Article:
When I had the books all pulled out and sitting in random piles on the floor, I thumbed through a few of them and took an unexpected and nostalgic trip. There were phone numbers of old friends scribbled on inside covers. There were birthday messages written on title pages. There were even some stains that reminded me of drinks and food I’d consumed while I read them. And I couldn’t get over some of the things that had been used as bookmarks — boarding passes from trips I took years ago, napkins from restaurants that have long since shuttered their doors, and even a grocery list of items that, since it was folded into long-closed pages, I can only assume I never bought.
It got me thinking about electronic book readers, like the Kindle, the iPad, and the Nook. The appeal of these devices is obvious — you can download hundreds of books into them, they’re lightweight and easy to transport, they’re environmentally friendly, and they don’t require a bookcase. As a fan of cool new gadgets, and a fan of anything that promotes literacy, I think they’re great. But as they become more common and their use more widespread, I think something is indelibly lost. You’ll never find any of the things I found today in an e-reader. It’ll never have dog-eared pages or highlighted passages indicating a well-loved and well-read story. To me it makes great literature disposable, and that’s something great literature (and hell, even crappy literature) should never be.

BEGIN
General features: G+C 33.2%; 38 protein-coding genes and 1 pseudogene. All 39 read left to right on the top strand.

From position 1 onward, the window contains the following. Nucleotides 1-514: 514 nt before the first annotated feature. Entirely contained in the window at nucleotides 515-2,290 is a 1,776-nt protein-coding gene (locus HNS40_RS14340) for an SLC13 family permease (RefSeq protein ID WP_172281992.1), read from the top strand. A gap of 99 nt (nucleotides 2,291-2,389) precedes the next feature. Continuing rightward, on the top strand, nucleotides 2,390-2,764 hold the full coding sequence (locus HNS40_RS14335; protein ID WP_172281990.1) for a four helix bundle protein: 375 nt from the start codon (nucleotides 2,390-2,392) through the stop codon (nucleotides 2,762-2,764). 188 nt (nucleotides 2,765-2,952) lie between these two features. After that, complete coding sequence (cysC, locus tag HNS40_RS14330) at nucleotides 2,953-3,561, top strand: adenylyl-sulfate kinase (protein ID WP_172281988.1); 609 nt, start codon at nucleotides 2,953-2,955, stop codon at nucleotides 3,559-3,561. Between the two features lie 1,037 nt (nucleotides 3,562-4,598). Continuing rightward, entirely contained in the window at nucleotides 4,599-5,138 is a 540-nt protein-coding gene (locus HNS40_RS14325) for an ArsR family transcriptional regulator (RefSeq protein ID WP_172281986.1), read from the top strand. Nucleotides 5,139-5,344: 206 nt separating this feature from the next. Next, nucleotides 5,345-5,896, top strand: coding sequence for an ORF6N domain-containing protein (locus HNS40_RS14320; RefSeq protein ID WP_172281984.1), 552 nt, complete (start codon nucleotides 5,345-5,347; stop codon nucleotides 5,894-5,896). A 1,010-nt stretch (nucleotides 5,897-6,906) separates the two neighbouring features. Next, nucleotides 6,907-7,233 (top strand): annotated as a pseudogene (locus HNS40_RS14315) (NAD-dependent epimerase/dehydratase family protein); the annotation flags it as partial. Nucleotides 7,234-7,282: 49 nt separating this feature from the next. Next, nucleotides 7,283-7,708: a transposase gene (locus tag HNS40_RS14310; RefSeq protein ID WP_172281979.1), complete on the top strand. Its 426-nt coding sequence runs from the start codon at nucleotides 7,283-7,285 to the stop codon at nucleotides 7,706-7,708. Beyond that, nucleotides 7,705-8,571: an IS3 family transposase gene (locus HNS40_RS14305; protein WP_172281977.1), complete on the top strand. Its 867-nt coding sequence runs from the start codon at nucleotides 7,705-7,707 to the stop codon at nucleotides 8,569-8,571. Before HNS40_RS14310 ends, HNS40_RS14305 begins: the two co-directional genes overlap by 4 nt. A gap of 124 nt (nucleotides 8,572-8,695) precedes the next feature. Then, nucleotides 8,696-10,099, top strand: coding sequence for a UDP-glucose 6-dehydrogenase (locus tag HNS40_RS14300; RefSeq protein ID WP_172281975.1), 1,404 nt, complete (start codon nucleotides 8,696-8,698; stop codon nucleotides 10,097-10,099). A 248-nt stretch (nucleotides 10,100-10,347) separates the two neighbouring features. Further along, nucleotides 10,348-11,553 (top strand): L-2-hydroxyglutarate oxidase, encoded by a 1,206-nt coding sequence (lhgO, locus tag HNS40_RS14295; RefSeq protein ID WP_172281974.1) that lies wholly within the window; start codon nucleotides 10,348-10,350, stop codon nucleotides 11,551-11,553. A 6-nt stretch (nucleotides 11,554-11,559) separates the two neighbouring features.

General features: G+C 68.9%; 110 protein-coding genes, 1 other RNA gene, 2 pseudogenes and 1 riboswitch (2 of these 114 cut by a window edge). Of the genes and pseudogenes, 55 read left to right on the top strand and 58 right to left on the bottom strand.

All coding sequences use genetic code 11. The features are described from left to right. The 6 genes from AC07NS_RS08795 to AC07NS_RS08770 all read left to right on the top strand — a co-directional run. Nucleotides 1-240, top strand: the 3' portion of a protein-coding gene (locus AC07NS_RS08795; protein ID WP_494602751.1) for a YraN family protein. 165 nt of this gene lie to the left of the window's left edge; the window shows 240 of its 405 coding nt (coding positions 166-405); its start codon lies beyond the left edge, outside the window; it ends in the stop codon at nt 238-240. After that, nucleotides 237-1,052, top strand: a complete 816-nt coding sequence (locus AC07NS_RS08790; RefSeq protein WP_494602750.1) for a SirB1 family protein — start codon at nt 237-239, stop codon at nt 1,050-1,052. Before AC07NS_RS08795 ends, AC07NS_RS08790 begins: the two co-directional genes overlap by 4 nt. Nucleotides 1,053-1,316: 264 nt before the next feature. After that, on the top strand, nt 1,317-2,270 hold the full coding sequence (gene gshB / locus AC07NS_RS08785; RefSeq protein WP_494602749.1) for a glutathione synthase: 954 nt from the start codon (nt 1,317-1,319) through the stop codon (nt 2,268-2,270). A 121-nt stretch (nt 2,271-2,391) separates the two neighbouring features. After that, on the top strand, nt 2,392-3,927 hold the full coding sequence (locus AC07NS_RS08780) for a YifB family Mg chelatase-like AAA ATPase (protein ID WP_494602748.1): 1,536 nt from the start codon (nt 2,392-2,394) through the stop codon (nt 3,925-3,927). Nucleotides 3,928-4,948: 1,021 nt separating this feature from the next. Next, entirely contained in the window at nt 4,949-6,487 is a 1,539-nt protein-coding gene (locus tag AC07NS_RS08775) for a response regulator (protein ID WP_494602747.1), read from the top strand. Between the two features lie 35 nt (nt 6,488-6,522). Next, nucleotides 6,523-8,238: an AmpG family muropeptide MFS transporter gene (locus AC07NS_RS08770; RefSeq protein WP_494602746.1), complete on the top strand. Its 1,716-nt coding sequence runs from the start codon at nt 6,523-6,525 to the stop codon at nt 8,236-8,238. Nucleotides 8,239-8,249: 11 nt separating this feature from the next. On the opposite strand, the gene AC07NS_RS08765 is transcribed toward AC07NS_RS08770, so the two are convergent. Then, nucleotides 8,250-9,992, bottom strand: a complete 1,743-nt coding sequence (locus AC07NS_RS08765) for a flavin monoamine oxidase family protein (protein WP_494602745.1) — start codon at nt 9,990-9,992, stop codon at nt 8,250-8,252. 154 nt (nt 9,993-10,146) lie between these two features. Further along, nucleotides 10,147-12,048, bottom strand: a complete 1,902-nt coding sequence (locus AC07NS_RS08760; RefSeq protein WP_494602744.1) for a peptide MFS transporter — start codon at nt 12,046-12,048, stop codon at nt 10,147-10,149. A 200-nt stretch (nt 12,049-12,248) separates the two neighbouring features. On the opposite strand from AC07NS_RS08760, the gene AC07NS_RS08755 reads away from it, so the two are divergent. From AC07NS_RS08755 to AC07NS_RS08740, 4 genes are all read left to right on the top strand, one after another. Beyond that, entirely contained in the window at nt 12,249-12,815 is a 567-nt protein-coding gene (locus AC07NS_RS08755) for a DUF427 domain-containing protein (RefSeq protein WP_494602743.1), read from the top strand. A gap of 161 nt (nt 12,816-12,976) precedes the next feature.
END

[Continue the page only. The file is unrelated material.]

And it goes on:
I suppose it’s the way the world is trending. In the home of the future (and in some of the present) you won’t have media cabinets filled with CDs or DVDs. You won’t have a separate TV and computer. And you won’t have bookshelves loaded with pages and pages of the written word.
My original ending was to ask how one would bring an e-reader to an author’s book signing. But I suppose in the future, we won’t have book signings either.
By Steve Boudreault